Q) MY SISTER and I went to Gran Canaria with TUI. As we are both disabled, we waited by the hotel reception for the coach to pick us up to travel home, as we had arranged with the operator.

Unfortunately, no one came to get us and the coach left without us. We had to wait four more days until the next flight to Gatwick, which cost us around £450 each, plus spending money.

Then our flight was delayed. We were left in our wheelchairs in the departure lounge for six hours, with no information and nothing to eat or drink. I take a large amount of medication but had run out due to the delay and was in a lot of pain.

It was a disastrous and distressing end to our holiday. We feel we were badly let down by TUI.

Diane, Rochester, Kent

A) This sounds like a terrible experience, leaving you and your sister massively out of pocket. Over the six months since you’d returned you’d struggled to get a satisfactory response from TUI.

Initially, the travel company said it wasn’t aware of your welfare requirements. However, the special assistance was confirmed both when you booked and when you checked in on the outward leg.

TUI claims that confusion arose because you booked through another company, Thomas Cook.

A spokesman says: “We could have done more for these customers. We’ve refunded the cost of their new flights, plus extra expenses incurred. We’ve also offered a gesture of goodwill.”

 John Lewis are usually good with their customer service so something definitley went badly wrong here


John Lewis are usually good with their customer service so something definitley went badly wrong here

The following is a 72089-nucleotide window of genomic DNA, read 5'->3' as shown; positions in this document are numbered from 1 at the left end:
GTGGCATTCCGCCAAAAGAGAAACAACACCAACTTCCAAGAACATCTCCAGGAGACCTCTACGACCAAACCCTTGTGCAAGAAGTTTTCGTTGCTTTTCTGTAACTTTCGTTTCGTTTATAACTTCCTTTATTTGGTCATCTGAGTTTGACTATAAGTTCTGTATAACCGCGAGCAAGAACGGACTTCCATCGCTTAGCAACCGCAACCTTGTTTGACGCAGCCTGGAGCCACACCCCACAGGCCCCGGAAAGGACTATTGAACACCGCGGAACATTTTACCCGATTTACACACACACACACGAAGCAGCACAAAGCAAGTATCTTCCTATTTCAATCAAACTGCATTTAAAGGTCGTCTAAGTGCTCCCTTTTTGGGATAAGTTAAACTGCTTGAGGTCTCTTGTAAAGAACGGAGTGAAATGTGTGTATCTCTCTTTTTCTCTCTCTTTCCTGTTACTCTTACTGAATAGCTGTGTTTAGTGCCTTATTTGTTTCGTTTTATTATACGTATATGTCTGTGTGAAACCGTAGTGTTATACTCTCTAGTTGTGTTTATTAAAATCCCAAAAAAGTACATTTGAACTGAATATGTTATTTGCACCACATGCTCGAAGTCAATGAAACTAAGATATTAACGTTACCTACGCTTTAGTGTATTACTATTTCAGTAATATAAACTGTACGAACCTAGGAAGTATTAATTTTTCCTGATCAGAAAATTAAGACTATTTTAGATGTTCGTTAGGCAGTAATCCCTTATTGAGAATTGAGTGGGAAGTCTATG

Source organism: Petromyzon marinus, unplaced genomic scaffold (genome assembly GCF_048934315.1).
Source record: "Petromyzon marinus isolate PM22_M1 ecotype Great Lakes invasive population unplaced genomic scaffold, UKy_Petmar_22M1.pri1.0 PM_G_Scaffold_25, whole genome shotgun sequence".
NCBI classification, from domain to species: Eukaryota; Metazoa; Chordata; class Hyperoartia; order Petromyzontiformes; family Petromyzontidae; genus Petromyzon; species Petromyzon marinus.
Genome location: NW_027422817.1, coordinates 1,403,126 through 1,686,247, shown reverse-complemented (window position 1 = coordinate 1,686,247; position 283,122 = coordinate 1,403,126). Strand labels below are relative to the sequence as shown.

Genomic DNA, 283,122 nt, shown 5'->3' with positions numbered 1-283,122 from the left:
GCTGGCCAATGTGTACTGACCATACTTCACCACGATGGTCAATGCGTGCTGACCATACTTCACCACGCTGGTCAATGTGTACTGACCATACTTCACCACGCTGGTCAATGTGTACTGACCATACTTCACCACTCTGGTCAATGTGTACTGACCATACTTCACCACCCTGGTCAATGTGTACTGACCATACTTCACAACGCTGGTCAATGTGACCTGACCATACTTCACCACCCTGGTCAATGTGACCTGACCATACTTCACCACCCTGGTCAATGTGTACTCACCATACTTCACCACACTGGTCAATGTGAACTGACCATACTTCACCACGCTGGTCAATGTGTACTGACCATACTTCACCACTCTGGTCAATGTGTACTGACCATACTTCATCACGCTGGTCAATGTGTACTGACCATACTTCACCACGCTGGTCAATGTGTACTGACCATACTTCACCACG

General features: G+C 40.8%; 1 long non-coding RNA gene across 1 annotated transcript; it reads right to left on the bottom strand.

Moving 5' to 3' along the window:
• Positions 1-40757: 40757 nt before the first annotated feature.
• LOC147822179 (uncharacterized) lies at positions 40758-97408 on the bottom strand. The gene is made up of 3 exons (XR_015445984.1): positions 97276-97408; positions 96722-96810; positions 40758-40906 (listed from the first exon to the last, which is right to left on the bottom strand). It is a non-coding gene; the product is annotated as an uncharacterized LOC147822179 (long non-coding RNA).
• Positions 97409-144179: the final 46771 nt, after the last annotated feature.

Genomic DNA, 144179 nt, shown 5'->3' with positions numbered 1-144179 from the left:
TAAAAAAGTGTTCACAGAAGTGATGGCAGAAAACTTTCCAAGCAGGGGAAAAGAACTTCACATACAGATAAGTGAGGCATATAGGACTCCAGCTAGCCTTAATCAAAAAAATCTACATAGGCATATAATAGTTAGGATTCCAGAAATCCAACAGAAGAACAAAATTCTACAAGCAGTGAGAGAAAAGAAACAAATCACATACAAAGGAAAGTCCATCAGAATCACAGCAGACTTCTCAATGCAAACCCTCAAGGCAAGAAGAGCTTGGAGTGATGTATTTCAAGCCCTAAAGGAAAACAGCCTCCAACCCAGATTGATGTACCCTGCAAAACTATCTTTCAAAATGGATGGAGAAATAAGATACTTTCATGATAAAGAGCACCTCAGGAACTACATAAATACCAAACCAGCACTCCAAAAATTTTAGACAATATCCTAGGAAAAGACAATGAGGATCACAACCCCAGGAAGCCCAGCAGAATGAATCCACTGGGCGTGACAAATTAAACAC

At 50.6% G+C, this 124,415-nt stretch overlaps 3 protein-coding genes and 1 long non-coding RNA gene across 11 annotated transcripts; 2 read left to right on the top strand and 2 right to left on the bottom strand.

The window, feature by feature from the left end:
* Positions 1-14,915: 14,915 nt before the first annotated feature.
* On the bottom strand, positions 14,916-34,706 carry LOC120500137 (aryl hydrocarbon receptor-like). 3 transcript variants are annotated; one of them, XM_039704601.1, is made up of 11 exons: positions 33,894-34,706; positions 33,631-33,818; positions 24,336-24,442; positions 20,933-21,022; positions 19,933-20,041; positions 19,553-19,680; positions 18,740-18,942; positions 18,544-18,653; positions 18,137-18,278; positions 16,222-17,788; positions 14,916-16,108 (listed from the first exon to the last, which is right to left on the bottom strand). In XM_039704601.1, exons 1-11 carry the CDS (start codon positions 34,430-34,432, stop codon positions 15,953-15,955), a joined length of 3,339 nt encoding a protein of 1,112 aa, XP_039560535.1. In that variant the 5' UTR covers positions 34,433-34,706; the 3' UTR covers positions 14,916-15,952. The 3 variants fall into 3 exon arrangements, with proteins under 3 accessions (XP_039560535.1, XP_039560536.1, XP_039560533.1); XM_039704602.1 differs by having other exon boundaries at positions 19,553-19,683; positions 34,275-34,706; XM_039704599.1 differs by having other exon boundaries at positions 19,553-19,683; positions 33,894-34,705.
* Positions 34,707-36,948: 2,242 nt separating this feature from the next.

Q) I CANCELLED my subscription with fashion site JustFab last year, but it has continued to take £35 from my bank most months since.

I’ve sent nearly 50 emails but it continues to take the money, even though my account is now no longer active. I can’t even log in to it.

Julieann Brennan, by email

JustFab told me you appeared to have two accounts and that one was still active. However, as far as you were concerned, both had been shut down last summer.

JustFab looked into it again and it turns out that one of the accounts had not been closed.

It has now agreed to refund the £140 that you had paid out since.

Q) I BOUGHT a TV from the John Lewis website in January 2016 which came with a five-year guarantee. The TV broke in November 2018. John Lewis sent an engineer who took the set away at the beginning of December.

A week later, the store rang to say it couldn’t be repaired and it would replace it with a similar model.

A delivery date was arranged but, on that morning, I was sent a text message saying it was unable to deliver. I phoned customer services and was told the matter would be looked into.

Many weeks on, I’ve heard nothing.

Michael Carpenter, Northampton


A) John Lewis is famed for its customer service, but something went badly wrong here.

So, I got in touch.

Although I wasn’t given a clear explanation of what had happened, I did manage to secure you a replacement TV, plus an extra £150 goodwill gesture.